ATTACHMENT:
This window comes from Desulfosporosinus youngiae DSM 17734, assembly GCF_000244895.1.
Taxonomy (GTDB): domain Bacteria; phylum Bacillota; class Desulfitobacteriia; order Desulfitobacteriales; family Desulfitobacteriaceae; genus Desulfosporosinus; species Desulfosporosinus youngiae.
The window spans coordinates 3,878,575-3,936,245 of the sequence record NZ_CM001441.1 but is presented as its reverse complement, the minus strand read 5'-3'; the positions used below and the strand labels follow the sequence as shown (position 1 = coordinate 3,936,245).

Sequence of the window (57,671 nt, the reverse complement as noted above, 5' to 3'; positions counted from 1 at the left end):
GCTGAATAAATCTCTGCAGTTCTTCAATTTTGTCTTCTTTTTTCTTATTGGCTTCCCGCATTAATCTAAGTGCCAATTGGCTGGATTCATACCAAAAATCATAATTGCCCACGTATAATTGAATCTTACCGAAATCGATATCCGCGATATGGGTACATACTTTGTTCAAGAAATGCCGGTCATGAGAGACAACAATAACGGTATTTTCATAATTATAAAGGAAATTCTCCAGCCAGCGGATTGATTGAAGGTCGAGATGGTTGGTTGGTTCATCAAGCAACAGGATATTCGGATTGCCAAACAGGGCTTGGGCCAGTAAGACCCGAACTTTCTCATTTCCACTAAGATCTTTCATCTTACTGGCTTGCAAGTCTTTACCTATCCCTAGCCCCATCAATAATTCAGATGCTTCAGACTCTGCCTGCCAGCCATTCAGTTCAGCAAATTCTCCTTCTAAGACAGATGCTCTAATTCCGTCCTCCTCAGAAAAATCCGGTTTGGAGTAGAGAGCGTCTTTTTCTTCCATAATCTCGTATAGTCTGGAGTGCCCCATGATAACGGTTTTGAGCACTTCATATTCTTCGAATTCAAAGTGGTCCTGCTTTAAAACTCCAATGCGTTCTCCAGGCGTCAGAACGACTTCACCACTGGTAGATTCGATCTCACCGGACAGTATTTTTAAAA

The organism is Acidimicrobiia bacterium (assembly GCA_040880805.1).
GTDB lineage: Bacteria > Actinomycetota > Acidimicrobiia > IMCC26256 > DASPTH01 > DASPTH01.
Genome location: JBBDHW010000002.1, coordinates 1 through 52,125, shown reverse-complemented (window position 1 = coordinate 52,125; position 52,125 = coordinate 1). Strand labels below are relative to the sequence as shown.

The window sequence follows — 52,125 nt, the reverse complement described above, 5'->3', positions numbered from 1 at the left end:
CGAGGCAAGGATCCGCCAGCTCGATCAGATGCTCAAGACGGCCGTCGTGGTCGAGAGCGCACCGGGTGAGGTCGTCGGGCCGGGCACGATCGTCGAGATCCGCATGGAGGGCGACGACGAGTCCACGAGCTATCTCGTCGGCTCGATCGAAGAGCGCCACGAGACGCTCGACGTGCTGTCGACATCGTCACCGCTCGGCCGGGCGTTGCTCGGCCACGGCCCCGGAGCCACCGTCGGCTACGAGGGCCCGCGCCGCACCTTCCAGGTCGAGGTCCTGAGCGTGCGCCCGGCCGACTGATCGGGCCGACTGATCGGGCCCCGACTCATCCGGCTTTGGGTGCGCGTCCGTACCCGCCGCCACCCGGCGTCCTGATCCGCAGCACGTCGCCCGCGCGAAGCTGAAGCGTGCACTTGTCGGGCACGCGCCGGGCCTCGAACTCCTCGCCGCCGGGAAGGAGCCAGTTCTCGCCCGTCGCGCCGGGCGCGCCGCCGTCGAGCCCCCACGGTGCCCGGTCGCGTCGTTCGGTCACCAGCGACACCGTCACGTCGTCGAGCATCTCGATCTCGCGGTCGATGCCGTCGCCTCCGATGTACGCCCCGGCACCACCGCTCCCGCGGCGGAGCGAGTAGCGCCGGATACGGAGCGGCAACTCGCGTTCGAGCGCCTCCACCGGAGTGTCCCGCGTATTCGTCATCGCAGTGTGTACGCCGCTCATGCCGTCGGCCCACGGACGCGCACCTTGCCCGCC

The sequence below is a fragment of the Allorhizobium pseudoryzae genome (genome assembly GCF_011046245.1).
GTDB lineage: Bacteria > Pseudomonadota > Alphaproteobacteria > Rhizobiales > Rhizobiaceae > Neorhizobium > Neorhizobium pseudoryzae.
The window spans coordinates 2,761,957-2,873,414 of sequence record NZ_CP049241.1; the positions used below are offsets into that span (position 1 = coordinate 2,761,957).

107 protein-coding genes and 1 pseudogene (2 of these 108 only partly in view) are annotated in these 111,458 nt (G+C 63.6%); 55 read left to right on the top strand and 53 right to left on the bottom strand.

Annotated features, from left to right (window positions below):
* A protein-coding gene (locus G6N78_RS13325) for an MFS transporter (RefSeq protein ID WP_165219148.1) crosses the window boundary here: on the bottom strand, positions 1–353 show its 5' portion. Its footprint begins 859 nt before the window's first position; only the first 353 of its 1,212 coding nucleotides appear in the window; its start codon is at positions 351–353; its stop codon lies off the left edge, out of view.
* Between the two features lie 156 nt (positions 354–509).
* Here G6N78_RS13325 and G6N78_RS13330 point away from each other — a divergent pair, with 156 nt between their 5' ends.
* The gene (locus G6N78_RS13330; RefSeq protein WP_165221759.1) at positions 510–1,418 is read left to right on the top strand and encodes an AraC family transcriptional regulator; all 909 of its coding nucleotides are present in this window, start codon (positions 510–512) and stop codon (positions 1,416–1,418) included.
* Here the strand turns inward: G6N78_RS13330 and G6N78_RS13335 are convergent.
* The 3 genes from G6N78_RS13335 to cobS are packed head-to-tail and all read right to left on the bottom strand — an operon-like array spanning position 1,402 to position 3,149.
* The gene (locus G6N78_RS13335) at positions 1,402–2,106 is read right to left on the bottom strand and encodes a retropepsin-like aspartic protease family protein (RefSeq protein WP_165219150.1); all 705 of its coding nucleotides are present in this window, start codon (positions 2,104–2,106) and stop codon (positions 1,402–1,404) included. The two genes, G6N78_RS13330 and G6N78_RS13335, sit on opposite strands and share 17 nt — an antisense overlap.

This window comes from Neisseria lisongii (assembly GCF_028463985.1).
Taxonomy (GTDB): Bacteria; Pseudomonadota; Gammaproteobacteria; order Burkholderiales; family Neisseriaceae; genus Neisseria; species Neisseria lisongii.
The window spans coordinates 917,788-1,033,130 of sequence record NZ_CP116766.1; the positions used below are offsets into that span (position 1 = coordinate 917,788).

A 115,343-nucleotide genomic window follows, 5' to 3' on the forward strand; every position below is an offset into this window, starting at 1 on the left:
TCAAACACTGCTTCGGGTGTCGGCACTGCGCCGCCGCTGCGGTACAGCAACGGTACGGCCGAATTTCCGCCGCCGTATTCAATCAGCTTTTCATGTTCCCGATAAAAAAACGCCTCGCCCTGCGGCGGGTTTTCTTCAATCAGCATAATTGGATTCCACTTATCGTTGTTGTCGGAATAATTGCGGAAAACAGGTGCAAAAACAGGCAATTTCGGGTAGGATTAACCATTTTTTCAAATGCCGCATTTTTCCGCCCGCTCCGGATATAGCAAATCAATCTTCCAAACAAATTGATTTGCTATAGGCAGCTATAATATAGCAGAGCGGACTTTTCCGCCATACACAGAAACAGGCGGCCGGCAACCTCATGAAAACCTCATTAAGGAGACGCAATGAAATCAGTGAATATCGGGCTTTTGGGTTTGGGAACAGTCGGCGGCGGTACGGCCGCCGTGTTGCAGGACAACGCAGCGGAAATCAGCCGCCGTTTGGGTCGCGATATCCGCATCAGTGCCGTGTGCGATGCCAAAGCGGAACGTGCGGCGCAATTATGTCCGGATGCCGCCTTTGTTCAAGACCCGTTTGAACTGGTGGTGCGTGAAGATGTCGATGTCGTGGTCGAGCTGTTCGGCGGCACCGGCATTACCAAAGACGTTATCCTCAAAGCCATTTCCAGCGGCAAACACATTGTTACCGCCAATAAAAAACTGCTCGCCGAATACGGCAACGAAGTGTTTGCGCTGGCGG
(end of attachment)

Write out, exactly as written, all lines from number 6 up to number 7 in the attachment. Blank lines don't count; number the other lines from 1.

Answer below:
The organism is Acidimicrobiia bacterium (assembly GCA_040880805.1).
GTDB lineage: Bacteria > Actinomycetota > Acidimicrobiia > IMCC26256 > DASPTH01 > DASPTH01.